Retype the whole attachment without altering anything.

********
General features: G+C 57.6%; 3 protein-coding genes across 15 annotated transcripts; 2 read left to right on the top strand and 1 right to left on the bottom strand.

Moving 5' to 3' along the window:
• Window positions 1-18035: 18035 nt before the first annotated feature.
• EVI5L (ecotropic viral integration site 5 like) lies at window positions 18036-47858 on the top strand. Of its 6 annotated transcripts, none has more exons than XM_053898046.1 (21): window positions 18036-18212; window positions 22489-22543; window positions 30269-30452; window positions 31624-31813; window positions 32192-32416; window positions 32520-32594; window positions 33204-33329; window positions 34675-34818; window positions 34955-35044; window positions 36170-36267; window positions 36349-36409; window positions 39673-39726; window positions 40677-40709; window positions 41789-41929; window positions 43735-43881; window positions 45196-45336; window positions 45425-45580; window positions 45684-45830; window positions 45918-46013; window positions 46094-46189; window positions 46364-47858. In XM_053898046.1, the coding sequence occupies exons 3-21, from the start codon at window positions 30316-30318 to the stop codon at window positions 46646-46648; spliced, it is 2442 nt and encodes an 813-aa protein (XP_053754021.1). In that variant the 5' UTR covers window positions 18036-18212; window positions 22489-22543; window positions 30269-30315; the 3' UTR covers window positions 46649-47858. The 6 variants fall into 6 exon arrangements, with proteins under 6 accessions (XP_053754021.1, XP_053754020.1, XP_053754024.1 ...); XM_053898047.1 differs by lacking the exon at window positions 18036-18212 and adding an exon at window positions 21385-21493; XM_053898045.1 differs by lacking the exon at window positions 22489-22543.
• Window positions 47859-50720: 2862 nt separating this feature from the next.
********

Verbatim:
General features: G+C 57.6%; 3 protein-coding genes across 15 annotated transcripts; 2 read left to right on the top strand and 1 right to left on the bottom strand.

Moving 5' to 3' along the window:
• Window positions 1-18035: 18035 nt before the first annotated feature.
• EVI5L (ecotropic viral integration site 5 like) lies at window positions 18036-47858 on the top strand. Of its 6 annotated transcripts, none has more exons than XM_053898046.1 (21): window positions 18036-18212; window positions 22489-22543; window positions 30269-30452; window positions 31624-31813; window positions 32192-32416; window positions 32520-32594; window positions 33204-33329; window positions 34675-34818; window positions 34955-35044; window positions 36170-36267; window positions 36349-36409; window positions 39673-39726; window positions 40677-40709; window positions 41789-41929; window positions 43735-43881; window positions 45196-45336; window positions 45425-45580; window positions 45684-45830; window positions 45918-46013; window positions 46094-46189; window positions 46364-47858. In XM_053898046.1, the coding sequence occupies exons 3-21, from the start codon at window positions 30316-30318 to the stop codon at window positions 46646-46648; spliced, it is 2442 nt and encodes an 813-aa protein (XP_053754021.1). In that variant the 5' UTR covers window positions 18036-18212; window positions 22489-22543; window positions 30269-30315; the 3' UTR covers window positions 46649-47858. The 6 variants fall into 6 exon arrangements, with proteins under 6 accessions (XP_053754021.1, XP_053754020.1, XP_053754024.1 ...); XM_053898047.1 differs by lacking the exon at window positions 18036-18212 and adding an exon at window positions 21385-21493; XM_053898045.1 differs by lacking the exon at window positions 22489-22543.
• Window positions 47859-50720: 2862 nt separating this feature from the next.